“The very existence of flame throwers proves that some time, somewhere, someone said to themselves, You know, I want to set those people over there on fire, but I’m just not close enough to get the job done.” -George Carlin
I’m a day or so late with yet another tribute to George Carlin, the 71 year-old cultural/lingual/political and conventional analyst that died this past Monday of heart failure. Now I could’ve taken easier route and used the simpler term “comedian” to describe what made Carlin so special in this world, but if you’ve ever paid any attention to the man, then you’d know that he was never one to champion blanket terms. For all intents and purposes, he may have been referred to as a comedian, and he sure did make the world laugh, but I like to think he had a more important calling. That of becoming one of the world’s most promising challengers of ideals.
George Carlin was born in New York City, raised as a Roman Catholic and set off for the Air Force not long after high school. Thankfully, he didn’t excel in the armed forces. And after being discharged, he instead discovered a gateway to spoken word as a radio DJ. In the ’60s, he began appearing on variety television shows, but was dismissed by most because of his disheveled appearance, which included long hair, a beard, faded jeans and earrings.
In the early ’70s, Carlin developed what many have come to know as the “Seven Words You Can Never Say on Television,” which consisted of “Shit, Piss, Fuck, Cunt, Motherfucker, Tits.” For the time (well, still actually) it was revolutionary. So revolutionary that Carlin went to jail for obscenity. This was closely followed by an NYC radio station going all the way to the Supreme Court after broadcasting material by Carlin. Of course, the arrests and the Supreme Court case only made him more famous, or infamous, depending on your point of view. Whatever side you took, for or against Carlin, his material got people talking.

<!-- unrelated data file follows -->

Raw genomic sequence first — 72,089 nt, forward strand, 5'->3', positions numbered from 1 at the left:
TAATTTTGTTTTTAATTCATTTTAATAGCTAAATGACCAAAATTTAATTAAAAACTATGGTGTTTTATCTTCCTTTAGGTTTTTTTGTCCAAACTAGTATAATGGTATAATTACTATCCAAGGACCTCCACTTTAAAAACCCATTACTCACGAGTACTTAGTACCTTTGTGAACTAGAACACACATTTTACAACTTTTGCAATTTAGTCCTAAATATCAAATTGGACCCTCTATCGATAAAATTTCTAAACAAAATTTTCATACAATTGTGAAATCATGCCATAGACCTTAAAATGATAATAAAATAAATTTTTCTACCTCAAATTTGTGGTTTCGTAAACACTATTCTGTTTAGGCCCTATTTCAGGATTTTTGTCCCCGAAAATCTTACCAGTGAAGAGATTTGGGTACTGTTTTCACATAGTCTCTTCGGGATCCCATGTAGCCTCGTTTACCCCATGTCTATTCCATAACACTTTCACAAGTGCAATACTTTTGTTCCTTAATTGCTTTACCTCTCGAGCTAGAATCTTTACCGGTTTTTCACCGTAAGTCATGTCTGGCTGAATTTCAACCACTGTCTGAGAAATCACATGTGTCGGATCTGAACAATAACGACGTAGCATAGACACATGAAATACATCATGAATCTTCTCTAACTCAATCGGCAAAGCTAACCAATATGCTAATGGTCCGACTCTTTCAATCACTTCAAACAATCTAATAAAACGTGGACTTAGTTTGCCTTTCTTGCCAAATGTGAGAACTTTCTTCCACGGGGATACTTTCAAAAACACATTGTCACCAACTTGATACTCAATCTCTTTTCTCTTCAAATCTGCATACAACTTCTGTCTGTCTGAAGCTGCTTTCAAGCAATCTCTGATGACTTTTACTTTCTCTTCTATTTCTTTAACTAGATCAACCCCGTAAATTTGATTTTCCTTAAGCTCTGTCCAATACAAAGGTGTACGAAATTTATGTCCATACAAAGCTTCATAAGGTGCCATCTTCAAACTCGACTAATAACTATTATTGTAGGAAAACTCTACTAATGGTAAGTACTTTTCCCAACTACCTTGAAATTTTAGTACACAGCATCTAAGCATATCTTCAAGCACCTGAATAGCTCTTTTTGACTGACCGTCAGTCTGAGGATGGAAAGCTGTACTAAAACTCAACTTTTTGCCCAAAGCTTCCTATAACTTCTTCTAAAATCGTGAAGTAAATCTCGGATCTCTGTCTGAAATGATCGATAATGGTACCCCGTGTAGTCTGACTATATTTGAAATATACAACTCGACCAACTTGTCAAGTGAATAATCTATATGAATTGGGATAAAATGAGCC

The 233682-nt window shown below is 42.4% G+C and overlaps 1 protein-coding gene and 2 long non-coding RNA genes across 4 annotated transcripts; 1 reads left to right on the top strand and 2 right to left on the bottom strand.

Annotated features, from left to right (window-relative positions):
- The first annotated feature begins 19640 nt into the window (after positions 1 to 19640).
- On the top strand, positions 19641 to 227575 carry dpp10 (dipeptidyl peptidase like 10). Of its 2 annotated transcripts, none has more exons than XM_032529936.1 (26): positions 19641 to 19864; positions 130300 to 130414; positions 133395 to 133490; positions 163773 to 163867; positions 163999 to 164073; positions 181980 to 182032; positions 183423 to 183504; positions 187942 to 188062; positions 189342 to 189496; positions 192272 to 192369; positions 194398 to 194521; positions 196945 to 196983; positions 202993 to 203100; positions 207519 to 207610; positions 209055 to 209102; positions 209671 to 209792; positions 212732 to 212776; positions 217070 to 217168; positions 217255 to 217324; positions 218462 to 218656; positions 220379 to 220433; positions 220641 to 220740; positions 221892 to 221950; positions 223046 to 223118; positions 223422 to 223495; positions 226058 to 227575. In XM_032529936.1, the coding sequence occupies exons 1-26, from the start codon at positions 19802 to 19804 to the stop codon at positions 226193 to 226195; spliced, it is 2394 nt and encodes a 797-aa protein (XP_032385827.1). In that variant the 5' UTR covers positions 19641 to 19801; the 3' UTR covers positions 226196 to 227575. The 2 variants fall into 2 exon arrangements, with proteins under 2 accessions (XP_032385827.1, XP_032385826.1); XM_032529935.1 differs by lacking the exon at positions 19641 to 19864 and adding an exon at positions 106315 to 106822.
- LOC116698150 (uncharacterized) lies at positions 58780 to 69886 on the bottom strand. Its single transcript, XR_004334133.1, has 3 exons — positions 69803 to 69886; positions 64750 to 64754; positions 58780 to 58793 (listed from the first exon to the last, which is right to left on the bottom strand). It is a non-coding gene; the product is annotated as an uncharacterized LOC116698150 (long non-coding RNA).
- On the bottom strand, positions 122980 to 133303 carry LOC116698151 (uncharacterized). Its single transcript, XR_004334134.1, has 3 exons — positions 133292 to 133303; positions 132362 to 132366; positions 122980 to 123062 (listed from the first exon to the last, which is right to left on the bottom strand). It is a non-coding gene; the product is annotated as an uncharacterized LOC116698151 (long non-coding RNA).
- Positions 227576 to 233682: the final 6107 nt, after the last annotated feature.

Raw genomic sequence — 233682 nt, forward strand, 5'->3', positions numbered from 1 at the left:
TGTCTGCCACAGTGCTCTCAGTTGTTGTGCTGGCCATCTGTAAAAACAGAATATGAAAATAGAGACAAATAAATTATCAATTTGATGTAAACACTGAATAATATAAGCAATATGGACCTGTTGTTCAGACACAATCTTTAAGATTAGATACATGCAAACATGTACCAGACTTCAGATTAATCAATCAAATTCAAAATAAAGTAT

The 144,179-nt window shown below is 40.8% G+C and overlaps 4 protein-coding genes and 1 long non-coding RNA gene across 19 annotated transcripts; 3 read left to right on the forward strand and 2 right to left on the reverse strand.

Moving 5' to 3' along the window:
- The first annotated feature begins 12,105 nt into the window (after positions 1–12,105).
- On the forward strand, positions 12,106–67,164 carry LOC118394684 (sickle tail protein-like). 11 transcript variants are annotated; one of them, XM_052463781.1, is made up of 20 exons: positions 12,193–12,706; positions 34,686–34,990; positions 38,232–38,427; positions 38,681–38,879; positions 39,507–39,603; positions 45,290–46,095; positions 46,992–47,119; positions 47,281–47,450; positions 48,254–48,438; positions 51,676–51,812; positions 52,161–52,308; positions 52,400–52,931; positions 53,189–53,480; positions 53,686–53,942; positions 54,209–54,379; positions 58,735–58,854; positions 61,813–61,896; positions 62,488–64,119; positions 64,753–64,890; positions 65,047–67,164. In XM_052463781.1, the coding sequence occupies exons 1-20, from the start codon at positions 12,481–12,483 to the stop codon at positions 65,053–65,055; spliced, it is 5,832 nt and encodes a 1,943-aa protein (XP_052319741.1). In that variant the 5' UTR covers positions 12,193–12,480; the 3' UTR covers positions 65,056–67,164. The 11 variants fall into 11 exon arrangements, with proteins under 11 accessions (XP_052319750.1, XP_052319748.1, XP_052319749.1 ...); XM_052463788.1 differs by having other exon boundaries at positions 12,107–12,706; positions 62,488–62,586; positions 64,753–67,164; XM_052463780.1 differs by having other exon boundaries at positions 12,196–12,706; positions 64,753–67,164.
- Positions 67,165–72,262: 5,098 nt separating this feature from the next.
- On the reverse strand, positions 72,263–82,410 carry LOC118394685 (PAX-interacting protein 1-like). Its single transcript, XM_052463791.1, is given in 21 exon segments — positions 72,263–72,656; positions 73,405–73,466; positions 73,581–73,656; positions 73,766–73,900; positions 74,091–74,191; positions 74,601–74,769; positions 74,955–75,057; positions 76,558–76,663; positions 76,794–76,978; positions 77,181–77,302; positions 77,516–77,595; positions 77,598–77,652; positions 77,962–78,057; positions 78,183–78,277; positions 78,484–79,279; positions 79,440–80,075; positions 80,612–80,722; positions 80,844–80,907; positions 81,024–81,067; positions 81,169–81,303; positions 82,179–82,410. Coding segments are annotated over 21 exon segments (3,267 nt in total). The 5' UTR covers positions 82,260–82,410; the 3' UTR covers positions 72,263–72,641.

Most of us know the story from here. Countless performances the world over, appearances in the Bill and Ted movies, cameos in a few Kevin Smith movies, some books, some live albums, endless quotations, and above all, respect. Respect for saying no. And calling bullshit. And not being afraid to talk shit on the many ways that humanity tends to placate itself. The thing that always struck me about Carlin was his tendency to blend direct, non-comedic and sometimes outright criticism of humanity as a whole in with his sometimes lighter material. He never just made people laugh about their troubles. He made people laugh to spite their troubles. Maybe even to spite the world’s troubles. Some called it nihilist or misanthropic. But I like to think of him as the great communicator of doom, candidly delivering an elaborate notion of we’re fucked-ness like no other has and ever will.
Rest in peace dude. If your dialogue was any indication, I’ve got a feeling we’re all not far behind you. Even though that might piss you off to no end.
But I guess that’s better than pissing you off to no start, right? (That last pathetic sentence was my poor attempt at taking on the generalizations and tendencies of common language, which George Carlin did better than anyone…)